The building housing Crowder Antiques in the Old Hotel in Denham Springs was officially placed on the National Register of Historic Places, said Florence Crowder, whose research into the site of the former Brown Hotel contributed to the designation.
The National Register plaque was unveiled in a ceremony in early January, Crowder said.
Back in August, Crowder talked about the process of gathering the needed history and documentation for the National Register of Historic Places application.
She had to find records confirming the stories she’d heard about the old Brown Hotel, which now houses Crowder Antiques.
She needed to prove the building, which was built in 1927 at 114 N. Range Ave., Denham Springs, was important in the community’s history.
The building first housed the Brown Hotel and Café, which, in 1927, was the only hotel in Denham Springs, according to Crowder’s research.
William F. Brown, an Arkansas native who made his wealth in an oar manufacturing company founded around the turn of the 20th century, invested his money in the hotel and café, which he had built on the lot next to W.F. Brown & Sons Oar Co., according to Crowder’s application.
The adjacent railroad line spurred the success of Brown’s oar company, which, according to Crowder’s research, was among the largest of its kind in the state. Brown floated the logs to a mill pond located between the oar factory and the hotel, and this proximity — within eyesight of the railroad depot — made the hotel a mainstay for business travelers and others passing through, but it also was a center of social life for locals, according to Crowder’s research:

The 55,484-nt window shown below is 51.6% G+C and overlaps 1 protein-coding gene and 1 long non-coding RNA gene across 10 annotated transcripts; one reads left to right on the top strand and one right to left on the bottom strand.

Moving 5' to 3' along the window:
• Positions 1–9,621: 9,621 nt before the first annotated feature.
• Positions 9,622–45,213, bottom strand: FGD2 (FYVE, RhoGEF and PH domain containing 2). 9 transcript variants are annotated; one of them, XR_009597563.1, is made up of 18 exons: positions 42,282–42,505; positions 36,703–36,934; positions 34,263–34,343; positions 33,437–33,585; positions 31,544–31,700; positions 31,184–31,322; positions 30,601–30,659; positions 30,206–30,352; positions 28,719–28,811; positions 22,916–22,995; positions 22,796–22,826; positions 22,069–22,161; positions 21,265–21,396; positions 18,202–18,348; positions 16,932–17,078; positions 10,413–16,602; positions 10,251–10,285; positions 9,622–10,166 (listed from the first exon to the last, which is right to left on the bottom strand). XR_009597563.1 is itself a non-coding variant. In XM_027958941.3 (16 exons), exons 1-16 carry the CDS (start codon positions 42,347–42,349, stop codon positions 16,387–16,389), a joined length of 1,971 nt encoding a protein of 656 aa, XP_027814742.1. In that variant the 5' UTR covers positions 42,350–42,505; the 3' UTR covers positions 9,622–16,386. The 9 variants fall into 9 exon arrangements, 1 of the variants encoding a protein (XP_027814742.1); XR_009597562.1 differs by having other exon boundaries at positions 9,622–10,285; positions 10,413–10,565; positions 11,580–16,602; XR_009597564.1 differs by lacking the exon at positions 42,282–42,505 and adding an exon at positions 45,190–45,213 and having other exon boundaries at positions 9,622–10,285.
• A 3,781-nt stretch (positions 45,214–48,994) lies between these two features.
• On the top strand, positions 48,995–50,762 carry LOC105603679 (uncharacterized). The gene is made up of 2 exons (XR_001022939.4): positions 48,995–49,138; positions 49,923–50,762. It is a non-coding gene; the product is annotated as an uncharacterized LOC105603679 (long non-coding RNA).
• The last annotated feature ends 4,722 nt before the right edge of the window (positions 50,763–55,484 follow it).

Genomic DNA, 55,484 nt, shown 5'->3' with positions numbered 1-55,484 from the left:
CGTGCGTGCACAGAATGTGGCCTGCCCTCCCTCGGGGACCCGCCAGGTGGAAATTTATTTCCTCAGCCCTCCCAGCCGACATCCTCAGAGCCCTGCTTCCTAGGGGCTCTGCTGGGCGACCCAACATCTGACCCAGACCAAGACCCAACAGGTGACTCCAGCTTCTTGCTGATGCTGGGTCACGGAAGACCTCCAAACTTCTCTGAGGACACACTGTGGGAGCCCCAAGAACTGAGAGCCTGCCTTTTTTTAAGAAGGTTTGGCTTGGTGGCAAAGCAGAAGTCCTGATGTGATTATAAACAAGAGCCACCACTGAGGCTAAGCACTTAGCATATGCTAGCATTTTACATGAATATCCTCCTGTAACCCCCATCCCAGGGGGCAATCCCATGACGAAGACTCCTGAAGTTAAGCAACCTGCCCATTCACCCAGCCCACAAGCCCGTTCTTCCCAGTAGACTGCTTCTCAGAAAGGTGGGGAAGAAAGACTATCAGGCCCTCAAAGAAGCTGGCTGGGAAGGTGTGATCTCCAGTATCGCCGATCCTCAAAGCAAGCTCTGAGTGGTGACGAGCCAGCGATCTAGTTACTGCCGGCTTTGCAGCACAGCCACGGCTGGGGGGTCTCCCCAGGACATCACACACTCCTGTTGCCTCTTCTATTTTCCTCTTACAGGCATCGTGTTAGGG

“Mrs. Tee Watson, who along with her husband, Elgene, ran the café and tended to the 11 rooms upstairs during World War II, stating that the hotel was more like a boarding house than a hotel,” she said. The café inside the hotel was popular with those staying at the hotel, locals and the business community, as it was open for three meals a day.
Each morning, Watson made biscuits to feed hotel guests and customers of the café. Foster Couvillon, president of the Livingston State Bank, was known to come to the café every morning for his two strips of bacon, two biscuits and a cup of coffee. Some hotel patrons during the period of significance were groups who worked at Sharp Station, a federal deposit area where bauxite and other goods were stored during World War II. Those passing through town and those staying overnight who had come by train were well received, as the Illinois Central Gulf railroad depot was located a half-block from the hotel. Not only was the Brown Hotel a regular hotel for visitors to Denham Springs, but it also served as a “railroad hotel.”
A shipping shed for farm goods was adjacent to the train tracks. As Denham Springs grew, crop farmers brought their merchandise to the town to sell to buyers, both of which often stayed overnight at the hotel, Crowder’s research found.
The hotel featured a wooden framed telephone booth between the two front doors, which, during World War II, was where news came to Denham Springs about local casualties or injuries. Names were listed in a display window at the hotel of those called to duty during the war.
With a partial grant from Louisiana’s historic preservation group, the Crowders worked to restore the storefront’s appearance to resemble how it would have looked in 1927, Crowder said, and in the process, uncovered the original doors, still intact, which had been covered with plywood.